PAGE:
The flu is hitting area hospitals hard, with at least one creating a new “manpower pool” to cope with the number of seriously ill patients.
Anderson Hospital has tested 1,179 positive flu swabs out of 4,848 collected. By comparison, in 2016 there were 49 positive swabs out of 351 collected. Anderson officials say this is shaping up to create “one of the worst flu seasons in recent history.”
Anderson now has limited bed capacity, and the emergency room is experiencing large surges of patients. The numbers continue to fluctuate as patients are discharged and admitted, according to chief nursing officer Lisa Klaustermeier, but “more proactive steps” have been required.
For example, any available staff member that can be utilized in other departments is now being put to work to assist in patient care or other departments — both clinical and nonclinical.
“Any employee who is deployed to another area to assist staff will receive an orientation/training from that department that will allow them to help in the most efficient and safe way possible within their skill set,” Klaustermeier said.
Memorial spokeswoman Anne Thomure said both Memorial locations are “very busy” and have continued visitor restrictions. The two Memorial locations have found 207 positive flu cases, compared to 29 at this time last year. In addition to the flu, a gastrointestinal bug is making the rounds and the severe cold has led to high volume in emergency departments.
At St. Elizabeth’s, the lab has been processing approximately 100 flu swabs per day since the last week of December and 35-50 percent have been positive, according to Chris Fournie, executive director of ancillary services. Last year at this time, the lab was processing approximately 15 swabs per day.
Meanwhile, MedExpress Urgent Care reported that their Illinois centers are experiencing the third-highest rates of influenzalike illness, with a 10-percent increase in the past two weeks.
The Illinois Department of Public Health reported Thursday that Illinois is seeing “a large spike in cases and a large increase in intensive care admissions from the flu. Flu activity has been seen as widespread since early December, in the wake of a flu strain that is considered more contagious than most and only 10 percent prevented by this year’s flu vaccine.
Two people died of the flu in McLean County the week before Christmas — one a healthy 25-year-old. At least one child has died of the flu, according to IDPH. Litchfield schools had to close for a few days in early December when one in four children and nearly half the staff came down with the flu.
Nationally, the flu is reported as widespread in at least 35 states including Illinois and Missouri, and at least regionally spread in all others.
Medical officials remind people that:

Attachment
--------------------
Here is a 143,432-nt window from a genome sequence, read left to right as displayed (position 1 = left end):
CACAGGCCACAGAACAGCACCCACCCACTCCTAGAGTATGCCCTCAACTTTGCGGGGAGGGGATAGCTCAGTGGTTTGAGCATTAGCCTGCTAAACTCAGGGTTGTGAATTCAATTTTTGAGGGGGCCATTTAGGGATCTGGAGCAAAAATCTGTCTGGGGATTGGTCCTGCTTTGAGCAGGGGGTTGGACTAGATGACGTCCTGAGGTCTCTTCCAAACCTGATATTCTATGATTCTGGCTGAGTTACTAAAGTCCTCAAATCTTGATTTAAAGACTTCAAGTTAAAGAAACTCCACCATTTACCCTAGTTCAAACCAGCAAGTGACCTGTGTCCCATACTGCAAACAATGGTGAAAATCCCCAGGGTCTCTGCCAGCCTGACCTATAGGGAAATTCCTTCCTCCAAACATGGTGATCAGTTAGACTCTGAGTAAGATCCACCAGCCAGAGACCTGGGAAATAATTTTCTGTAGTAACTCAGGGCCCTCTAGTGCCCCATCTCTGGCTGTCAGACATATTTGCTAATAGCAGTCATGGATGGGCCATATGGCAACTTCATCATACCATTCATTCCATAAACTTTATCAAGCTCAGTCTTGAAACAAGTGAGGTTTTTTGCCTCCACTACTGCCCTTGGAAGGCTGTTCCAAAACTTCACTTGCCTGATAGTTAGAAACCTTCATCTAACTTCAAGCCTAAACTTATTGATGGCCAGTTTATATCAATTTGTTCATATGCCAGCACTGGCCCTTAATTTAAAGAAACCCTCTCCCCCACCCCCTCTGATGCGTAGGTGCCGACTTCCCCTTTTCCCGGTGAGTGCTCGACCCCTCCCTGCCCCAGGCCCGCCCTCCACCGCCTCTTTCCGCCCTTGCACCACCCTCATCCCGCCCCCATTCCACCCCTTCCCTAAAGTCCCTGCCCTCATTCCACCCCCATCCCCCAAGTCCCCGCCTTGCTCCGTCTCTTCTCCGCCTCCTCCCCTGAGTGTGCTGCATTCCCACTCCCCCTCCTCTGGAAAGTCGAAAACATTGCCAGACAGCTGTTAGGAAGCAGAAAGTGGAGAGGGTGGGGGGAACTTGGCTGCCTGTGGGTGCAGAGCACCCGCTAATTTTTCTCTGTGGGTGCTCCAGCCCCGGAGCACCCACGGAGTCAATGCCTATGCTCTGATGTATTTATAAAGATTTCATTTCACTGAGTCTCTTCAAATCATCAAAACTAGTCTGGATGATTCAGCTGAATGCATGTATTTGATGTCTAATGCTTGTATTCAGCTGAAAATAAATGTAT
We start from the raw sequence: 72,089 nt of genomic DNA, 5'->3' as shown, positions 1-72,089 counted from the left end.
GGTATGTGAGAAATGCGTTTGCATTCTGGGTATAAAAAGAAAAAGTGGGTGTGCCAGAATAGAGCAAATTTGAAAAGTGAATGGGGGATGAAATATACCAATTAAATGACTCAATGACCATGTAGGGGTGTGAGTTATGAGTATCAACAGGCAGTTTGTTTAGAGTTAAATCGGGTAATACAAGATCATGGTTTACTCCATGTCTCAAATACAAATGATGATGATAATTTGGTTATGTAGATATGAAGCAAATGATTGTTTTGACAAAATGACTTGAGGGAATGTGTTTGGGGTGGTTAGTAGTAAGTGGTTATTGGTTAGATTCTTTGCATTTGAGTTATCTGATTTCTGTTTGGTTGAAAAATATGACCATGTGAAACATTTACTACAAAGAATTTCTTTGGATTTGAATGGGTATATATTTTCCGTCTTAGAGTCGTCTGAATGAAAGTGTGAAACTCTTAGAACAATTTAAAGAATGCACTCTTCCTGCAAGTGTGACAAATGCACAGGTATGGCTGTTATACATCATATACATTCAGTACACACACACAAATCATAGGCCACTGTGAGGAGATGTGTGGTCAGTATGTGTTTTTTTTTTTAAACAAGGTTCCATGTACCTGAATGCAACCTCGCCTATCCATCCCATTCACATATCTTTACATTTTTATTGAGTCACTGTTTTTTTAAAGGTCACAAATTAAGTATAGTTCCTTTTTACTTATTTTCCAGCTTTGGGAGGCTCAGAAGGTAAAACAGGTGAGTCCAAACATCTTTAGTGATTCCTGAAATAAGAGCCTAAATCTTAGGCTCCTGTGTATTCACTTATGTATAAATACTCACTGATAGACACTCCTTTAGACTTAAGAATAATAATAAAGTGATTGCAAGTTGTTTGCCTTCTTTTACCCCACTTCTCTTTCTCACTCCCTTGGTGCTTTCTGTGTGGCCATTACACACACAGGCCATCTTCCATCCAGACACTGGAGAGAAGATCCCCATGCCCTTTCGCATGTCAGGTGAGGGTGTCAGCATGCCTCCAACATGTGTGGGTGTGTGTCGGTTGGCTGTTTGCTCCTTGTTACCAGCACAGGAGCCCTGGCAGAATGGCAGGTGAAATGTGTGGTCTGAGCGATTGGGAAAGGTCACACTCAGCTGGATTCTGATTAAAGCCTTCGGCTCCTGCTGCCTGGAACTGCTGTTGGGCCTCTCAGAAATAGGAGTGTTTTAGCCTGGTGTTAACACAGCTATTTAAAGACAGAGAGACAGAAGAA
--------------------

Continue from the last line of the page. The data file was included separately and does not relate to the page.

▪ If one person needs to go to the emergency room, do not bring the entire family. Space is limited and you can expose more people to illness.
▪ Remember that visitor restrictions are in place at all area hospitals; please do not visit patients if you have any flu-like symptoms. People under age 18, pregnant women and anyone with a cough or sore throat is also asked not to visit.
▪ If you get sick, stay home from work and school. Get lots of rest, drink plenty of liquids and avoid alcohol and tobacco.
▪ You can use over-the-counter medications to relieve symptoms, but do not give aspirin to children or teenagers with flu-like symptoms, especially fever.
▪ Influenza is typically more serious in people over the age of 65, pregnant women, immune-compromised patients and young children, but it can become serious in anyone of any age or medical status.
▪ While people may use the phrase “stomach flu” to refer to nausea and vomiting, influenza tends to be a severe respiratory illness with fever that causes up to 700,000 hospitalizations and 56,000 deaths a year in the U.S. alone, up to half a million deaths worldwide. This year’s strain appears to be H3N2, which is one of the more severe strains, according to medical officials.
▪ Vaccination is still the best way to prevent the flu; even a partially effective vaccine can reduce the impact of the flu. Pregnant woman can also protect the infant both before and after birth by getting vaccinated.
▪ Antiviral treatment is most effective when started as soon as possible, but treatment initiated after 48 hours from illness onset can still be beneficial, according to the CDC. Given the severity of this year’s illness, the CDC sent an advisory to doctors last week recommending that antivirals be started as soon as possible, without even waiting a few hours for the flu test to come back, especially for those at greater risk.